The Last Of Us won't be an all-action, brightly coloured, unashamedly camp cinema experience. It won't do a Resident Evil and take the pulse-raising scares of its source game(s) and make nonsensical, teenage-boys-only gore-fests, the kind of movies that critical thrashings can't dent the continuing commercial success of. Druckmann and company will be looking to The Road as a model, surely – but the movie of McCarthy's Pulitzer Prize-winning modern classic only just recouped its modest budget, despite generous reviews. The Last Of Us can't be a flop. There are too many reputations riding on this movie.
A stinker wouldn't just damage Druckmann and Raimi but also Naughty Dog, at the moment rightly regarded as Sony Computer Entertainment's most important subsidiary developer. It could kill the franchise dead, closing the half-open door to a sequel proper – perhaps one set in Europe. Nobody is foolish enough to expect a film as striking as, say, 2006's atmospherically similar Children Of Men, which moved P.D. James's novel of the same name into multiplexes with emotionally devastating, visually dazzling impact. But, equally, it has to offer more than something like Christophe Gans' Silent Hill, which stole striking scenes from Konami's survival horror series but forgot to stitch them together in anything approaching a coherent manner.
Silent Hill: wasn't very good, at all
Casting will be crucial. Reports connecting 17-year-old English actress Maisie Williams to the role of Ellie are widespread, and her performances as Arya Stark in HBO's Game Of Thrones suggest she's more than capable of carrying the character's complex emotional stresses and independent streak. In the game, Ellie is excellently portrayed by Ashley Johnson, who at 31 is too old for the movie role – but her natural chemistry with the voice of Joel, video games regular Troy Baker (also Booker in BioShock Infinite, and The Joker in Batman: Arkham Origins), comprises a vital component of its appeal. Their performances gave Druckmann's script extra levels of gravitas, exchanges during moments of relative levity never forced. We laughed with them, while all around was chaos. If Williams signs up, who she's paired with will perhaps be more defining for The Last Of Us movie than anything other aspect of its production.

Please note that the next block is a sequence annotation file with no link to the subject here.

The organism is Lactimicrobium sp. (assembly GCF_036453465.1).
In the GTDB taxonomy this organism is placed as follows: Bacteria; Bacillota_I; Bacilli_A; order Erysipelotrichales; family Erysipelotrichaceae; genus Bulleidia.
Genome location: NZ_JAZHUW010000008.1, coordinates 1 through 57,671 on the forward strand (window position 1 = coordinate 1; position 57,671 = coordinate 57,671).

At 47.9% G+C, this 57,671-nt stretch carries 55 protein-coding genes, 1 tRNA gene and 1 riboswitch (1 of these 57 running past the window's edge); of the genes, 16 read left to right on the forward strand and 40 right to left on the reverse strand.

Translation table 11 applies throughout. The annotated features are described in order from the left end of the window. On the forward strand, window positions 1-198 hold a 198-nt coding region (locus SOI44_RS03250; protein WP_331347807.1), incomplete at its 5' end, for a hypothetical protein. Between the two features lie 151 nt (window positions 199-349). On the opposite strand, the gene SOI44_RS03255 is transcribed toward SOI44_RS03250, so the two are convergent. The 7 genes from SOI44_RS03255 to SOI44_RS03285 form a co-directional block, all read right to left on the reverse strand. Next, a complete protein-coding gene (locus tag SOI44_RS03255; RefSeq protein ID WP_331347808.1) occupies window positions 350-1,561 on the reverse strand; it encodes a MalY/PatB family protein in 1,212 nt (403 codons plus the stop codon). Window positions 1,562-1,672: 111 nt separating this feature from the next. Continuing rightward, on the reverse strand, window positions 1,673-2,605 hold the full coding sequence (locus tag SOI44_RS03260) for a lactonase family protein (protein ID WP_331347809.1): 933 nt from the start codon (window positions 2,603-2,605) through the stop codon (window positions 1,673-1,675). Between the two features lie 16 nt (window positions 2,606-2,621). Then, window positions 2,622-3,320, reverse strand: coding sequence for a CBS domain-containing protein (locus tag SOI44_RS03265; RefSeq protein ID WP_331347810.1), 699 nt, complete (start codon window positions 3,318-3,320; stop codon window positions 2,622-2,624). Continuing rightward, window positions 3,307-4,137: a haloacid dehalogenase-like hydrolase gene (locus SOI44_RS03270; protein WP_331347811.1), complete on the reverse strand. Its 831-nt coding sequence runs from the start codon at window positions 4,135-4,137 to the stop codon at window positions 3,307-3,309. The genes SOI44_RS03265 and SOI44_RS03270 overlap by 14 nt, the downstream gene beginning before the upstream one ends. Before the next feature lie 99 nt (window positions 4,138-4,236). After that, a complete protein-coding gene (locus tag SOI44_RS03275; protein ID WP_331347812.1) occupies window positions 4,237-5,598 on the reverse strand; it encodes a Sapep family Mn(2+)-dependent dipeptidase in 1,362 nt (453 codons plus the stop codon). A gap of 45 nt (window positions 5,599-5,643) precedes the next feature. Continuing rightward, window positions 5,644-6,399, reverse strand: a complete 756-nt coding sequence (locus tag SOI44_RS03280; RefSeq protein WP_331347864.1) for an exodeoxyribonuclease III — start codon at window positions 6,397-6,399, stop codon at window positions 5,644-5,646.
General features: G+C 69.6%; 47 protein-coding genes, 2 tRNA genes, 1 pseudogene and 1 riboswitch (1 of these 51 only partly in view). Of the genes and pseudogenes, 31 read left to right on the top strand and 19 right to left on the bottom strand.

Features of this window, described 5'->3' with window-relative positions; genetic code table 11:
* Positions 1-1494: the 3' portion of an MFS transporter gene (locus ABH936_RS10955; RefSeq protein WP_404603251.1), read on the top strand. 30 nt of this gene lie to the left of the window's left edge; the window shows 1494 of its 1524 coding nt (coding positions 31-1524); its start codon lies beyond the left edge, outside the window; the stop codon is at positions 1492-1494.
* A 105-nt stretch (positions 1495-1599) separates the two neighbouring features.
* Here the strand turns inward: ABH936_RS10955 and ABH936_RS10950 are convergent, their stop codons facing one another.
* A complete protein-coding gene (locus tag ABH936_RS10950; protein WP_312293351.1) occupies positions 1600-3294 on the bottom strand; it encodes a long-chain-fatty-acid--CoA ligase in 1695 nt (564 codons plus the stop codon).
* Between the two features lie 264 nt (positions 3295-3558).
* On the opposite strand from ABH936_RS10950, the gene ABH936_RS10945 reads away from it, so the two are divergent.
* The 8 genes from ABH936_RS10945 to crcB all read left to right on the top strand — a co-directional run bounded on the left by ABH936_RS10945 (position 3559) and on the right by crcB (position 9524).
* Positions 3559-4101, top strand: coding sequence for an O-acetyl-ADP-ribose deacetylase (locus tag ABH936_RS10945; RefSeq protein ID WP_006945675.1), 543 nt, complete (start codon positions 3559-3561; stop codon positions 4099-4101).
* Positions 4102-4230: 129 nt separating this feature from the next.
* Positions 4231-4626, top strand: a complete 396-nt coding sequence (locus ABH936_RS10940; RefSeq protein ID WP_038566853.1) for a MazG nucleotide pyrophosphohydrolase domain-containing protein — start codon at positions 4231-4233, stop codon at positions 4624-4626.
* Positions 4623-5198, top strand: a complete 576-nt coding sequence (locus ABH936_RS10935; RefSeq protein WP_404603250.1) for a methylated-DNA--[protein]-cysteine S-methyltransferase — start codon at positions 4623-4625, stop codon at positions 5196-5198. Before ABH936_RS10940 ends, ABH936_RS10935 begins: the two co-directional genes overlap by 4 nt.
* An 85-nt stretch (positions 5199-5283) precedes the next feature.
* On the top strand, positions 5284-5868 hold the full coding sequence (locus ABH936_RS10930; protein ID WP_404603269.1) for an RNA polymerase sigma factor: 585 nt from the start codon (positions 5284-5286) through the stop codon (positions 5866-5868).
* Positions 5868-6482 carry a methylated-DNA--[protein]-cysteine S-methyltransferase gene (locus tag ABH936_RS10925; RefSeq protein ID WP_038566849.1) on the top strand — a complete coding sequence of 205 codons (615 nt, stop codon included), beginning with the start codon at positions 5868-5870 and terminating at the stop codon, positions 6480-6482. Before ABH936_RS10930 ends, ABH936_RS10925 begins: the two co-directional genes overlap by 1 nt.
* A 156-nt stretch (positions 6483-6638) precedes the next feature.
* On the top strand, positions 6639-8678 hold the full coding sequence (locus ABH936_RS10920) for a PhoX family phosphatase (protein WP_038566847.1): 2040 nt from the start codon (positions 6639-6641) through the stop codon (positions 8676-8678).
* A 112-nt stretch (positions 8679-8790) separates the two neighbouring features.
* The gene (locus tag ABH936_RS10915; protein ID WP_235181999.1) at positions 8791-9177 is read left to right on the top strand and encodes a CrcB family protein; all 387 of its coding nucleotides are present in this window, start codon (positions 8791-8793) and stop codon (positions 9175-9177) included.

I don't want The Last Of Us to be bad, but history isn't kind to its chances of coming close to the game's significance within its medium. Video game movies are bad, that's clear enough, and Raimi's recent productions have been average to poor. 2013's Evil Dead attracted a small ripple of respect (and brought in over fives times its budget at the box office, so on that front was a runaway success), but The Exorcist-channelling The Possession of 2012 was a derivative piece of pop-corny crap. His Drag Me To Hell of 2009, which he also directed, was a hoot, but wasn't in the spirit that fans of The Last Of Us will expect from their movie – or tolerate.
Everything adds up and, sorry, but The Last Of Us movie will almost certainly suck. I'll be so happy if I'm wrong, but really? Games into movies do not go, just as movies into games so often produces cheap and nasty garbage. Nobody needs a cheap and nasty The Last Of Us. That'd be a tragedy greater than any witnessed in the game itself.